Stop the fishing of eel in the Baltic Sea | WWF

Stop the fishing of eel in the Baltic Sea

Posted on 29 August 2017    
The European Eel (Anguilla anguilla)
© Tobias Dahlin
The European Eel is a critically endangered fish species with a dramatic decline the past 30 years,  less than 5% is left of the stock.  Conservation efforts have so far failed to deliver and scientific experts have repeatedly called for drastic management measures. Today the EU Commission presented a proposal to ban all fishing for eel in the Baltic Sea. WWF welcomes this proposal and calls upon all Member States to complete this eel fishing ban in all of theirs waters, combined with other conservation efforts.

The European eel is a unique fish, a survivor from pre-historic times living through several ice ages. Human impact on the eel stock has been devastating and conservation efforts have so far been insufficient. The stock has declined rapidly, from being very common in most of the Baltic Sea Region’s coasts, lakes and streams, to being a rare and  in need for radical action not to face total extinction. In an attempt to give more adult eels the chance to spawn, the EU Commission is recognizing the commercial fishery of eel and proposing to stop fishing on eel in Baltic Sea waters for 2018.

"This gives hope and a strong signal from the Commission that much more must be done to protect the European eel," says Ottilia Thoreson, Acting Director of WWF Baltic Ecoregion Programme.

We risk losing this fish species right in front of our eyes by not acting on the clear advice given by scientific experts. The EU Commission has now taken action with the proposal to stop fishing on eel, increasing the eel's chance to recover. WWF supports the proposal but want to underline that even more must be done. A total ban for all fishing of eel in Europe and Northern Africa needs to be in place. There is only one single stock of eel and regardless of where and how, all eel fishing must be stopped until the population shows signs of recovery. We must also stress that national governments need to ensure that upstream measures such as migration routes around hydropower dams and opening dams during migration season for eel is a necessity.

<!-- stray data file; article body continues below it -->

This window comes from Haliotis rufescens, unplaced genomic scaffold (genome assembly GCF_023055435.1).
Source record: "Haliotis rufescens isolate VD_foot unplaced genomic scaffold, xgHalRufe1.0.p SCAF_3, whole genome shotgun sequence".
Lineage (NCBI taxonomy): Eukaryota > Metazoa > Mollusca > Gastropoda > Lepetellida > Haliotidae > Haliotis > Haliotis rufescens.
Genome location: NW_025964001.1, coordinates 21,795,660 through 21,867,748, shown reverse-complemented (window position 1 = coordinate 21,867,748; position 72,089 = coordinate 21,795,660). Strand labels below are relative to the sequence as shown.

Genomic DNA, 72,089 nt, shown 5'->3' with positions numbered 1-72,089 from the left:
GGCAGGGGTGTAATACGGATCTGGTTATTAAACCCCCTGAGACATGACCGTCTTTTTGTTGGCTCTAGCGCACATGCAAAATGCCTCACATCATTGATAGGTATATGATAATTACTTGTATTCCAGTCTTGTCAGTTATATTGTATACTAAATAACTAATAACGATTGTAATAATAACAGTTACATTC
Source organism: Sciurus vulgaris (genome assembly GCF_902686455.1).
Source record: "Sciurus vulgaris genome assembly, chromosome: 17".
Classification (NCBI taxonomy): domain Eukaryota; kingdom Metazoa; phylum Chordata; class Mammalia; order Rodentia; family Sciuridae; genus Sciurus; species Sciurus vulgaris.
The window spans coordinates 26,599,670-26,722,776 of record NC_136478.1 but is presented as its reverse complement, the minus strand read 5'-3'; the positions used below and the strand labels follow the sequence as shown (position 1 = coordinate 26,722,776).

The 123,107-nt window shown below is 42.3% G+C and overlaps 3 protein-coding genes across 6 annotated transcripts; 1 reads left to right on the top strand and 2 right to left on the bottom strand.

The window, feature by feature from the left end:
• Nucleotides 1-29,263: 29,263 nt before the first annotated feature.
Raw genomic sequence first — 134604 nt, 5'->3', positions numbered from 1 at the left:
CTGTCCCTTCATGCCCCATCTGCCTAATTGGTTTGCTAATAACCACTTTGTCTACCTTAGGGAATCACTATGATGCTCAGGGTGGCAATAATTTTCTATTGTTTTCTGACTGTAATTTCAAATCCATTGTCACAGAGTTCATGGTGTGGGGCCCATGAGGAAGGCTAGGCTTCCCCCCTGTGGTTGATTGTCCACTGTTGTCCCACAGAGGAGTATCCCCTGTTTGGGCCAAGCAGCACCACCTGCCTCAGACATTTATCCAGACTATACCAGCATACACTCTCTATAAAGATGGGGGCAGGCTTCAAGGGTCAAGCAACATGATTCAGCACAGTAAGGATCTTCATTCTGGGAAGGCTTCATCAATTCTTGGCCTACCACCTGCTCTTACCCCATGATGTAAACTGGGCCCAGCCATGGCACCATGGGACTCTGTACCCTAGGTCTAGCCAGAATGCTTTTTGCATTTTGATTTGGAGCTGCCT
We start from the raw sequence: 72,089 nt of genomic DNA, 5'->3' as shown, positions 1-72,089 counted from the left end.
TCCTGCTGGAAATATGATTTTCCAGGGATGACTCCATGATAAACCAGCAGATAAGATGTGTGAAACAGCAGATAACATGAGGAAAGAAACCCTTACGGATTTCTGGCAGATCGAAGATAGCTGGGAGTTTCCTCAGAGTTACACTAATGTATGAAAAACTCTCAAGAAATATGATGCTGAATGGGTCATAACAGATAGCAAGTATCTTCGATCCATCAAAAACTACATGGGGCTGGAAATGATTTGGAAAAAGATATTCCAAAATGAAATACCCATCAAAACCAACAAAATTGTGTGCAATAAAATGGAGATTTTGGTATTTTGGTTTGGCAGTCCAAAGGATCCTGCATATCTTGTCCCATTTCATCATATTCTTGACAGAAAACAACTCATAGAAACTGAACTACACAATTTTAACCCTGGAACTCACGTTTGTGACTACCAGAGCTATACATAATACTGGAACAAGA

“We call upon all countries to honor their commitment to protect the European eel, uphold the EU fishing and environmental rules as well as international agreements to stop the loss of biodiversity, “  says Ottilia Thoreson.
For more information, contact:
Ottilia Thoreson, Acting Director, WWF Baltic Ecoregion Programme
Tel: +46-73 27 45 867

Background information:
The European Eel  (Anguilla anguilla) stock has been at a historically low level since the late 1990s. It is today listed in Appendix II of the Convention on International Trade in Endangered Species (CITES). In 2007 the EU adopted measures to allow this stock to recover. However, ICES advice published in May 2017 indicates that these measures have not been sufficient and the stock is still in a critical state. The Commission therefore proposes to ban all marine eel fisheries in the EU waters of the Baltic Sea for 2018. This ban would apply to commercial and recreational fishing. This also means that all eels caught accidentally will have to be released immediately. In addition, the Commission is planning to evaluate the Regulation on the recovery of the European eel.
The European Eel (Anguilla anguilla)
© Tobias Dahlin Enlarge
Fishermen taking an eel out of a trap
© Swedish Coast Guard / Kustbevakningen Enlarge

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